One notable article appeared in New Age, a publication allied to the liberation movement. This profile of Mandela, published on July 13, 1961, traces his political career, going back to his student days at Fort Hare. Its tone is admiring, making references to his height, vitality, and clothing: “He is a man alive with energy, a six footer whose well-cut suits fail to hide the broad chest and strong arms of an athlete.” It is interesting that a political paper such as New Age would focus on the physical attributes of a public figure, yet in this it subverted the erasure of Mandela in the racialized public sphere of apartheid South Africa. This celebratory focus seems to be alive to the effect of appearance as a cue to public acclaim.
This affirming tone is evident in another New Age report, in its February 8, 1962 edition. The report concerns Mandela’s movements abroad. It is a striking example of how the “Black Pimpernel” idea functioned as a proxy for his growing legend. Entitled “Nelson Mandela in Addis Ababa: will return on Completion of Tour,” it gives an account of how Mandela eluded “the police net thrown to catch him in the republic.” By giving the names of prominent leaders of independent Africa, and treating them as Mandela’s peers, the article mediated public acceptance of Mandela’s leadership.
Peter Hazelhurst’s racy, action-packed report on Mandela in the Sunday Express of May 11, 1961, breathes life into the legend of the Black Pimpernel. The report, “Hideout Interview with the Most Wanted Man: Native Leader says ‘Violence is out’,” featured a small picture of a smiling Mandela with the caption “Man Under Cover.” Depicted as dangerous by the state, Mandela, in his absent figure, inhabits the pages of Sunday Express as a conscientious and formidable opponent of the National Party government. Here was an action hero who gave assurances to white South Africans—the textual target of the report—of his lack of racial enmity. The report assures the reader his amiability and, more importantly, the significance of his voice in anti-apartheid politics and his reliability as a peace broker.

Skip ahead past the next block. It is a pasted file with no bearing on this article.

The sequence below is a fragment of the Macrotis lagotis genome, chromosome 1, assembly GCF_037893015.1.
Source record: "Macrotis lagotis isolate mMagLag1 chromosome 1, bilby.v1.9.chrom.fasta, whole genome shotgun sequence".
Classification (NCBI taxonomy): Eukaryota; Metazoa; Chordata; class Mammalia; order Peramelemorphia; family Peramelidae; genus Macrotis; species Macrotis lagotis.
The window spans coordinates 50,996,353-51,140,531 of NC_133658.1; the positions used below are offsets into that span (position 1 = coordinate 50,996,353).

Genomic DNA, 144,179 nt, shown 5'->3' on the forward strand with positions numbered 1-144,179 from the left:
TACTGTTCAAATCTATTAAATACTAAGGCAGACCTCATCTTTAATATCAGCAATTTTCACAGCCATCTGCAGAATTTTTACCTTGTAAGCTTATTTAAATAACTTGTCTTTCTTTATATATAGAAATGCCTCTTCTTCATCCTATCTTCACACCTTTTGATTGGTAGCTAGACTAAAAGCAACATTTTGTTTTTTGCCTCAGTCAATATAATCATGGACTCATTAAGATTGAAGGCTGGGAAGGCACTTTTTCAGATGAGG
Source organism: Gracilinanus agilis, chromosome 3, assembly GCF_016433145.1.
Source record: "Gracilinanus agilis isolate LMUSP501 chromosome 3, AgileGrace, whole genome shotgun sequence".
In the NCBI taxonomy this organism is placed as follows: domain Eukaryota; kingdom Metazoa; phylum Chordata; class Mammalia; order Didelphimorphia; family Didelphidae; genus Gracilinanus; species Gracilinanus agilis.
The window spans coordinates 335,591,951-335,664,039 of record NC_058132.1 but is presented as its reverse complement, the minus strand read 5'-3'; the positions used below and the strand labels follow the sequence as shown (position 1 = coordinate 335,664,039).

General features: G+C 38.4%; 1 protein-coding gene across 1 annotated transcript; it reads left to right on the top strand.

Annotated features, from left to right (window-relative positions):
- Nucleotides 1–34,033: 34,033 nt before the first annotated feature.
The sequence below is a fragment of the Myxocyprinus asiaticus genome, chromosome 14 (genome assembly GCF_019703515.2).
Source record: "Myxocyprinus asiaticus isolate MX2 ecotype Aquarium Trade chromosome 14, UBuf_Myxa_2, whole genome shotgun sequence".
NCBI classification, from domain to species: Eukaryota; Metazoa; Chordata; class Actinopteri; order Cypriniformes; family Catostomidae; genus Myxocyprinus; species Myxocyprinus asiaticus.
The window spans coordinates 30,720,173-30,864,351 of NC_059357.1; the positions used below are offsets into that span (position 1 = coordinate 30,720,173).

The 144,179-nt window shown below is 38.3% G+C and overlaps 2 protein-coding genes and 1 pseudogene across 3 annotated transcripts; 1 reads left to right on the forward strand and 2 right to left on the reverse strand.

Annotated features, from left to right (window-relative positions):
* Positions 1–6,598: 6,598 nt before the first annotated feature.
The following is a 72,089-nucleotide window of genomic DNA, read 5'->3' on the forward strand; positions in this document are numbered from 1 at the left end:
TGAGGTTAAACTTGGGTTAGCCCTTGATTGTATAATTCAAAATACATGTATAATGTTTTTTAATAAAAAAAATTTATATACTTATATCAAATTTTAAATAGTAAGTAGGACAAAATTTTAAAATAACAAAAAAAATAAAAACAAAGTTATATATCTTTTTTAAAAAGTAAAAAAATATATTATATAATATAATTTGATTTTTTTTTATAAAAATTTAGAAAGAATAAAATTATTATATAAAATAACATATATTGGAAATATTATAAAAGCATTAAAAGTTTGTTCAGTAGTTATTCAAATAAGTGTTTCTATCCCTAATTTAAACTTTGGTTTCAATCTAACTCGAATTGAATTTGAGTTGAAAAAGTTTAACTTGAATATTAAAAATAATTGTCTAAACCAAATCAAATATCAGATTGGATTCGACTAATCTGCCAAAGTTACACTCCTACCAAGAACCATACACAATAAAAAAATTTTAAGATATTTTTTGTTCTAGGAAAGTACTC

Though he was on the run and publicly absent, Mandela drew attention in ways that gainsaid his enemies’ intent to circumscribe his freedom. His underground years are not only about a political life under siege but also are reflective of the exceptional ways in which this life was rendered public. His relations with the press constituted a particular and remarkable way of being public without being openly available. Without the media, Mandela’s absence would not have gained the public traction it did. Using the media to announce his presence ironically called attention to his absence from public life. While in hiding, Mandela was absent in a double sense—already absent as a black person, yet he was also productively absent as a political activist with singularly strategic capacity to contest that absence by insisting on his presence in the public sphere.